Reducing ionising radiation brick-by-brick
‘Bricks are a relatively cheap and convenient material with which we can quickly erect protective rooms, structures [and] walls around objects with radiation,’ says Oleg Tashlykov, Associate Professor of the Department of Nuclear Power Plants and Renewable Energy Sources at Ural Federal University (UrFU), Russia.
‘By adding crushed absorbers of ionising radiation to the matrix, in this case from clay, we obtain building materials with the desired protective properties…[and] find a way to utilise industrial waste.’ The bricks are alloyed with heavy metals wastes with radiation-protective properties.
The study, published in Atomic Energy, outlines how computational and experimental methods are used to test a homogenous composition based on a polymeric binder, filler, plasticiser and technological additives, with barite, lead and tungsten at a concentration between 20-90%.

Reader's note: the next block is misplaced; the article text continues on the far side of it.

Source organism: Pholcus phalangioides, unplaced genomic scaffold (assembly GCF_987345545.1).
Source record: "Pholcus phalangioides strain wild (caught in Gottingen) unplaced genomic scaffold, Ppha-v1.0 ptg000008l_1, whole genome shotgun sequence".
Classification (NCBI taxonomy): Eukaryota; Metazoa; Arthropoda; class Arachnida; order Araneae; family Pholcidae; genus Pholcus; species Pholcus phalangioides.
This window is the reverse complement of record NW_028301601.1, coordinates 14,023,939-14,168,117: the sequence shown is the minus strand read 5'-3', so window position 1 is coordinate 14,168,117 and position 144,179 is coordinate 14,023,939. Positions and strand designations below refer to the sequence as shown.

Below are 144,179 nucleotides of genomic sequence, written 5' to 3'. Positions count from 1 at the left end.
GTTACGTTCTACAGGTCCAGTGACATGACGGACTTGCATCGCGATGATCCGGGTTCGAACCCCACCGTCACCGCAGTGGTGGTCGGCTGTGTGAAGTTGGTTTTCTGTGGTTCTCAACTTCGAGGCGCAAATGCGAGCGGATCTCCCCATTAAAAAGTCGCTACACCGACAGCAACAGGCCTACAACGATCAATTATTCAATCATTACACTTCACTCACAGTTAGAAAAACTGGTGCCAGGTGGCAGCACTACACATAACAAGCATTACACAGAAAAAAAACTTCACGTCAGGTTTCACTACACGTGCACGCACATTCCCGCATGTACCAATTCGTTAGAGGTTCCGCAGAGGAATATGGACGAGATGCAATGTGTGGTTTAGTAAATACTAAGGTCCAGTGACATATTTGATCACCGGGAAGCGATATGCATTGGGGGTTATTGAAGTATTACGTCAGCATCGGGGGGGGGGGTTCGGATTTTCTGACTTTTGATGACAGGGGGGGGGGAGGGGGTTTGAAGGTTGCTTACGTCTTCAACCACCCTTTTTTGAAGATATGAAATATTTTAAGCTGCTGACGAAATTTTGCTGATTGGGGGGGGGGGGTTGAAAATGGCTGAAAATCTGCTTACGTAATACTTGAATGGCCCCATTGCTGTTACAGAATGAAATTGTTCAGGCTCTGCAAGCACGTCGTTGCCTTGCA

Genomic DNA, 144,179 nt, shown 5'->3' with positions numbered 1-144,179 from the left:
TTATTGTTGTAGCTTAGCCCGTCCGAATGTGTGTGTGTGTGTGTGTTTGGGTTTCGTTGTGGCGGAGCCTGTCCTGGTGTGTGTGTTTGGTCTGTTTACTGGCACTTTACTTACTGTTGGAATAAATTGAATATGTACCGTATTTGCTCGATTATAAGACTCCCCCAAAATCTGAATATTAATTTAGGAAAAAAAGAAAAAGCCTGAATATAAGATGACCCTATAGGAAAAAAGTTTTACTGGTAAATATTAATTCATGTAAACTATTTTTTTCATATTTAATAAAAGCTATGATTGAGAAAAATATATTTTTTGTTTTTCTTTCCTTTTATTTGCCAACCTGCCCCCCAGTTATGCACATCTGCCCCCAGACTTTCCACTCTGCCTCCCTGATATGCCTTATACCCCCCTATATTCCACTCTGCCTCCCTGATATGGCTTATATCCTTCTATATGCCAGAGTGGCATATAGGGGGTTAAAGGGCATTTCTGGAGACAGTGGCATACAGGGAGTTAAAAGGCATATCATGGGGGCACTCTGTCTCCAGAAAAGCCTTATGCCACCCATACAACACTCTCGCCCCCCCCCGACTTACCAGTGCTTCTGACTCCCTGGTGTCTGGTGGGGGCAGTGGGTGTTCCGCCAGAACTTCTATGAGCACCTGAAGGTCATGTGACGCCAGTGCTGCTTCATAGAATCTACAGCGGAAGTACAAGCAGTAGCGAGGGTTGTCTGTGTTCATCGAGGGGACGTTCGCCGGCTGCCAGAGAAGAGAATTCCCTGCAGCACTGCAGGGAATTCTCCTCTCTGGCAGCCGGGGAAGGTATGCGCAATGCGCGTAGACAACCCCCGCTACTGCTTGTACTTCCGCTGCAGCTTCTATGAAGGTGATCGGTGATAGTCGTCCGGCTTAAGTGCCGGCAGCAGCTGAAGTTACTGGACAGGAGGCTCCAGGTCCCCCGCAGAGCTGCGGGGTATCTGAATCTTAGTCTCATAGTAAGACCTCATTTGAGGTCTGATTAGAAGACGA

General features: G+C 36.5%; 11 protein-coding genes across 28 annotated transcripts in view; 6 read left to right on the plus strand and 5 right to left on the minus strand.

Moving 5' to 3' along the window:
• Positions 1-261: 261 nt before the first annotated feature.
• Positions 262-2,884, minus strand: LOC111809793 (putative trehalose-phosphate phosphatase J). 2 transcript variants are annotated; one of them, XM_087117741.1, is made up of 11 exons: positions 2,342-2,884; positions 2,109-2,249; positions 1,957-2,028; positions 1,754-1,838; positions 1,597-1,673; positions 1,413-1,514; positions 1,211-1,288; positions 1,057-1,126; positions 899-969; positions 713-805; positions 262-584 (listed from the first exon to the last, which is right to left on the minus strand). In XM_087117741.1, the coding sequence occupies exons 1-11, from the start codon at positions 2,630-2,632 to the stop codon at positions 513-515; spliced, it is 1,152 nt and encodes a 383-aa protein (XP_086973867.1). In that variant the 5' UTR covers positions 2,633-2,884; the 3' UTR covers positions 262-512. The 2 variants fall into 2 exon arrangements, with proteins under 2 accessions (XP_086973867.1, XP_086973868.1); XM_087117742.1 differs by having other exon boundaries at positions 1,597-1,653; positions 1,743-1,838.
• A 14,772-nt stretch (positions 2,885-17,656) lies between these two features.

‘The technology makes it possible to obtain high-quality material with the desired concentration of fillers based on the isotopic composition of the radioactive contamination,’ the paper reads.
This provides the basis for predicting protection against mixed neutron and γ-radiation at the optimum absorber concentration using computational codes and simulation.
The paper reports that the computational model used includes a cylindrical source of γ-radiation, a γ-ray detector in the form of a 20mm diameter sphere, filled with a material similar in composition to human tissue, and protective material in the form of a square plate with definite thickness.
This work is combined with experimental research at the reactor plant at the Institute of Reactor Materials of the State Corporation ‘Rosatom’, as well as using the production technologies at the Sealing Materials Plant in the Nizhny Novgorod Region, Russia.
The researchers are now working on computational validation of the optimal composition and plan to further study the mechanical and radiation-protective parameters of various natural substances, including those common in Turkey, Egypt and Bangladesh, where nuclear power plants are being built with input from Russian specialists.